As a heads-up, the first bit of this article will be spoiler-free, with the latter section (clearly marked) full of all the juicy tidbits you DON’T WANT TO KNOW BEFORE YOU SEE THE FILM.
There. You’ve been warned. #ThanosDemandsYourSilence
Well, color me impressed.
Ten years is a lot of build-up for a film. After a decade of storytelling, and literally dozens of storylines, It really seemed to be an impossible feat to combine the many narrative threads.
But man did they nail it.
The absolute highest praise and word I can give to this film is “balance.” The idea of having this many A-listers in just a couple short hours of film never really seems to work, with some either getting shunned completely, or others hogging time and energy. I wasn’t felt lacking from any thread or character, which easily could’ve been this movie’s downfall.
Moreover, the performers all brought their absolute best, and managed to keep the integrity of their individual characters while blending seamlessly with their almost juxtaposed counterparts.
But enough gushing about the actors, I really need to tip my hat to the true heroes of this film: the Russo Brothers. I can’t say this clearly enough- This movie. Should not. Have worked. And it did. So much planning, so much storycraft, and (most importantly) so much faith in their viewers to accept and appreciate risk.
Seriously, if the above image doesn’t make sense to you, I highly recommend you avoid the following until after. The impact of this movie comes in not knowing.
Then come back and gush.
All right. Are all the uninitiated gone?
SO GOOD. SO. GOOD. SOGOOD.
The choices in this movie are unparalleled, and have completely changed the game for any superhero film to come.
Having a three-pronged plot (the Cap/Earth defense, The Iron Man offensive, and the Thor quest) with so many destination changes seems impossible, but it was handled so well, and they overlapped beautifully. The Wakanda-battle ending was one of the best payoff-fights in cinema history, with several characters getting guttural reaction moments. And Thor’s arrival with Stormbreaker? Good Gods.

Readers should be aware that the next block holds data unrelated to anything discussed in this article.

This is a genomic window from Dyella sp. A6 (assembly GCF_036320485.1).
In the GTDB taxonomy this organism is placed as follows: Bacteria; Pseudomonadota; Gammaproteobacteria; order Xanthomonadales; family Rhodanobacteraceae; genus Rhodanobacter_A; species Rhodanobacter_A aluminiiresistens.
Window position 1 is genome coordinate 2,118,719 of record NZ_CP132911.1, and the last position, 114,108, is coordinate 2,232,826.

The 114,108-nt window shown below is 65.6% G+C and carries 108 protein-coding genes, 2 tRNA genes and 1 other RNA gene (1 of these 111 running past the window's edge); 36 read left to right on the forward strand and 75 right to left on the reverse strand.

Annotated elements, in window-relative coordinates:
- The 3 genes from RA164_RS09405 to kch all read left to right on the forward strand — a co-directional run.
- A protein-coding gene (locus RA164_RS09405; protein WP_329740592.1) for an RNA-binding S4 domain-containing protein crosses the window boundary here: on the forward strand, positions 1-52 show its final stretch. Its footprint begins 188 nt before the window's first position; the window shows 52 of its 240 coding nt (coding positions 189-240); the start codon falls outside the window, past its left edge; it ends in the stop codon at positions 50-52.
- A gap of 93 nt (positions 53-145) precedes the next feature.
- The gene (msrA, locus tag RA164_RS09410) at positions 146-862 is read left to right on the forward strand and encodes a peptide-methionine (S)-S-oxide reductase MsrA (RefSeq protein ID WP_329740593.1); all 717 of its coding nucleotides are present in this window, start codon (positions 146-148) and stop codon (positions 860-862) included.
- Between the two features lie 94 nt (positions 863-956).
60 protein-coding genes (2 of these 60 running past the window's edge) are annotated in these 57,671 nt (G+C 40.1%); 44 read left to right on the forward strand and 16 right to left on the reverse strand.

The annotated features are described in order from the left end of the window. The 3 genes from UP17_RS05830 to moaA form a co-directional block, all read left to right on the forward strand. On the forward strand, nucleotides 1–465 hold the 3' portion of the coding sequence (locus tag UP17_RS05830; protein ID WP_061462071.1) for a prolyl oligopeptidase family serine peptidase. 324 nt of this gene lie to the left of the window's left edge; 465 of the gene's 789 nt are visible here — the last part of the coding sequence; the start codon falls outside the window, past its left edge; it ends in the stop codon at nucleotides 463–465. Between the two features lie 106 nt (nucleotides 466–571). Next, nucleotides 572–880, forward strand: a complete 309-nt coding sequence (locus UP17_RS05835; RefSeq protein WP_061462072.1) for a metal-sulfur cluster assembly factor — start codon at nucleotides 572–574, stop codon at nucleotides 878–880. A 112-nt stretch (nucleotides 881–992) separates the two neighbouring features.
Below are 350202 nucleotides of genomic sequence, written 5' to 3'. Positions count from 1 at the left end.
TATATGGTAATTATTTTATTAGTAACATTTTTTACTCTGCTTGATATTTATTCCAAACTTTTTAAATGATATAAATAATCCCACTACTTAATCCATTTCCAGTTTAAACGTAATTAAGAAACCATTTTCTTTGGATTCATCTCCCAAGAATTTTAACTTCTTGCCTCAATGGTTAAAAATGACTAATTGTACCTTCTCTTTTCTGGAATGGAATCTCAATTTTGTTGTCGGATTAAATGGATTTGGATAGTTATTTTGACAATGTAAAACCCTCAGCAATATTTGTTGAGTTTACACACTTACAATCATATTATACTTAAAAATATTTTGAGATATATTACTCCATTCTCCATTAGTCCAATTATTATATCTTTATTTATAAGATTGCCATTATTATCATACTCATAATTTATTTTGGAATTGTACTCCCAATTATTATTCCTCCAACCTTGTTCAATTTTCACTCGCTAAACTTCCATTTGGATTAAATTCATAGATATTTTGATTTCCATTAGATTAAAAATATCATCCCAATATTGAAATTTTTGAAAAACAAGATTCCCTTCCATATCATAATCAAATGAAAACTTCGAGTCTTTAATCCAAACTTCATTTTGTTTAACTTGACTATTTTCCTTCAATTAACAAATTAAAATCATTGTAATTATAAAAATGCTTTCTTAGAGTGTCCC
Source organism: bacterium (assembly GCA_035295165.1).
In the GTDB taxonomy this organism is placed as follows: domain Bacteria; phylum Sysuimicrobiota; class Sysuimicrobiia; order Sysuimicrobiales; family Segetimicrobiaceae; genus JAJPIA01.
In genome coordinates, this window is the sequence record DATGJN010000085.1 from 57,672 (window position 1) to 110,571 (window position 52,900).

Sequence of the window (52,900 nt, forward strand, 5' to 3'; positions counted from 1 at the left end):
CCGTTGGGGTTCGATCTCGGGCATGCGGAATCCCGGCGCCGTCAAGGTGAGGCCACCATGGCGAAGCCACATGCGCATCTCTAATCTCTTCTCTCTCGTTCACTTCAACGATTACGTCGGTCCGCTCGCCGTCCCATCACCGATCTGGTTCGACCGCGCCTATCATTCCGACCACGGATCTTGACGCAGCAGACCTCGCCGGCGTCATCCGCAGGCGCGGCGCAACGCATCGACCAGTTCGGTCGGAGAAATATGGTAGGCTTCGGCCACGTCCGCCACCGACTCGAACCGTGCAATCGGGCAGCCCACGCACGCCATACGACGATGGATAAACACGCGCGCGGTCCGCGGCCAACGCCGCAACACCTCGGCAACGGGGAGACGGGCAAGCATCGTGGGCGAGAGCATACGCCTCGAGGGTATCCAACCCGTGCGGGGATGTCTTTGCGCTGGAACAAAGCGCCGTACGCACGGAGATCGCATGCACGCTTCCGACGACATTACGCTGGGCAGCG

But the money of this movie is in the surprises (and I’m not just talking about the bi gauntlet-snap at the end, we’ll get to that). Rather than blabbering at length, let me just hit you with the ones I thought were the best:
-The Asgard/Loki death right up at the top of the film. It was brutal, and a sucker-punch after the events of Ragnarok.
-Star-Lord committing to, and being willing to (unsuccessfully) follow through with it.
-THE RETURN OF RED SKULL. Would not have called that at all and it was done so well.
-Thanos killing Gamora, and somehow becoming a slightly sympathetic character because of it.
-Peter Dinklage as Eitri, the master weaponsmith. Such an enjoyable surprise.
-On that note, the forging of Stormbreaker, Groot-handle and all.
-The Iron-Spider suit reveal, with the extra four limbs we were hoping for!
-STAR-LORD RUINING EVERYTHING. Such a good, painful character choice.
…Now, the big one. Thanos wins, and half of everyone dies. Everyone.
The choices on who to take were heartbreaking, and are some of the boldest choices in recent cinema history. Killing off fan favorites like Drax, Black Panther, Groot, Bucky, Star-Lord, and Dr. Strange was a shock.
But I think the hardest, most brilliant, brutal choice was killing off Peter Parker. Remember, the Amazing Spider-Man is a kid, probably 17 or so. And he dies in Tony Stark’s arms, begging not to go. I am amazed Disney and Marvel allowed this choice, and I am so impressed that they did it so well.
Then Cap says, “Oh God.” and that is it. Cut to black. Devastating to the point of a friend seated behind me screaming WHAT?!? at the screen.
Now that the dust has settled, I am left with two nagging questions:
- What are Ant-Man, Wasp, and Hawkeye up to, and how will it affect the events we saw? Their absence was dismissed with a line or two, but I’m betting there’s a lot more to it than that.
- How much of this did Dr. Strange already see in the future using the Time Stone, and are things still going according to the one possible outcome he saw for success?
No matter what, this was a monumental feat of filmmaking, and I am beyond impressed. Well done to Marvel Studios, Disney, the Russo brothers, and everyone involved. You’ve left a mark on cinema history.
Have your own thoughts/praises/opinions/concerns? Comment them below so we can continue the conversation!